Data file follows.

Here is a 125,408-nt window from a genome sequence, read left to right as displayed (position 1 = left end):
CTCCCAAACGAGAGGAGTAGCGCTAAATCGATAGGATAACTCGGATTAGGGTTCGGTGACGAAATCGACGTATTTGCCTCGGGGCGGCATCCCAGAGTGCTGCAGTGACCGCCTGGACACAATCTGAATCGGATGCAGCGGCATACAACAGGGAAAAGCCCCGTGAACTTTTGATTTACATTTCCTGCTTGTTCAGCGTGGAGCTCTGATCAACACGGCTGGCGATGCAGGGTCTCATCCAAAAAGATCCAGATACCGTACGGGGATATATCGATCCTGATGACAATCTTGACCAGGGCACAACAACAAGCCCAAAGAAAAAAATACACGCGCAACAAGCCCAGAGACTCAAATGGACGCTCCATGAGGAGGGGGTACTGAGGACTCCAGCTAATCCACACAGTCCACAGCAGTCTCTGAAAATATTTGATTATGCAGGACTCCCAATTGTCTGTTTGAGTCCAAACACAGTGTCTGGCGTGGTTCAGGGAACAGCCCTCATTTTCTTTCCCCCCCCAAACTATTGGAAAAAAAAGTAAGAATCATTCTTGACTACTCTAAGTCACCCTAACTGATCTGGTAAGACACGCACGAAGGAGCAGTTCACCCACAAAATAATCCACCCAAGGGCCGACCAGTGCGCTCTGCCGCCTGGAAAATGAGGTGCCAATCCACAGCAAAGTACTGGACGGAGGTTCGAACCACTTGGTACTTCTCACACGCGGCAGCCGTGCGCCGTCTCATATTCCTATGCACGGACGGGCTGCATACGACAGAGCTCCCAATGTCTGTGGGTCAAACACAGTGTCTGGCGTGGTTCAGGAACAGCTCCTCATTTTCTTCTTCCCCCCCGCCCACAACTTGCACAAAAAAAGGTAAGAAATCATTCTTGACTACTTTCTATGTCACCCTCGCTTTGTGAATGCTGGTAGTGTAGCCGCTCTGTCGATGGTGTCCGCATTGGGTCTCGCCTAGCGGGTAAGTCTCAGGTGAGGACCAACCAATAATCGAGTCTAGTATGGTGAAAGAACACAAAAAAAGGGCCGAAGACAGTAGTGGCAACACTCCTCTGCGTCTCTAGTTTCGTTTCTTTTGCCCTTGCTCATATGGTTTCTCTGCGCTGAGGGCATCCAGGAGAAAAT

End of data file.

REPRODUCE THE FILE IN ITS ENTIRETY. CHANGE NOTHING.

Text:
Here is a 125,408-nt window from a genome sequence, read left to right as displayed (position 1 = left end):
CTCCCAAACGAGAGGAGTAGCGCTAAATCGATAGGATAACTCGGATTAGGGTTCGGTGACGAAATCGACGTATTTGCCTCGGGGCGGCATCCCAGAGTGCTGCAGTGACCGCCTGGACACAATCTGAATCGGATGCAGCGGCATACAACAGGGAAAAGCCCCGTGAACTTTTGATTTACATTTCCTGCTTGTTCAGCGTGGAGCTCTGATCAACACGGCTGGCGATGCAGGGTCTCATCCAAAAAGATCCAGATACCGTACGGGGATATATCGATCCTGATGACAATCTTGACCAGGGCACAACAACAAGCCCAAAGAAAAAAATACACGCGCAACAAGCCCAGAGACTCAAATGGACGCTCCATGAGGAGGGGGTACTGAGGACTCCAGCTAATCCACACAGTCCACAGCAGTCTCTGAAAATATTTGATTATGCAGGACTCCCAATTGTCTGTTTGAGTCCAAACACAGTGTCTGGCGTGGTTCAGGGAACAGCCCTCATTTTCTTTCCCCCCCCAAACTATTGGAAAAAAAAGTAAGAATCATTCTTGACTACTCTAAGTCACCCTAACTGATCTGGTAAGACACGCACGAAGGAGCAGTTCACCCACAAAATAATCCACCCAAGGGCCGACCAGTGCGCTCTGCCGCCTGGAAAATGAGGTGCCAATCCACAGCAAAGTACTGGACGGAGGTTCGAACCACTTGGTACTTCTCACACGCGGCAGCCGTGCGCCGTCTCATATTCCTATGCACGGACGGGCTGCATACGACAGAGCTCCCAATGTCTGTGGGTCAAACACAGTGTCTGGCGTGGTTCAGGAACAGCTCCTCATTTTCTTCTTCCCCCCCGCCCACAACTTGCACAAAAAAAGGTAAGAAATCATTCTTGACTACTTTCTATGTCACCCTCGCTTTGTGAATGCTGGTAGTGTAGCCGCTCTGTCGATGGTGTCCGCATTGGGTCTCGCCTAGCGGGTAAGTCTCAGGTGAGGACCAACCAATAATCGAGTCTAGTATGGTGAAAGAACACAAAAAAAGGGCCGAAGACAGTAGTGGCAACACTCCTCTGCGTCTCTAGTTTCGTTTCTTTTGCCCTTGCTCATATGGTTTCTCTGCGCTGAGGGCATCCAGGAGAAAAT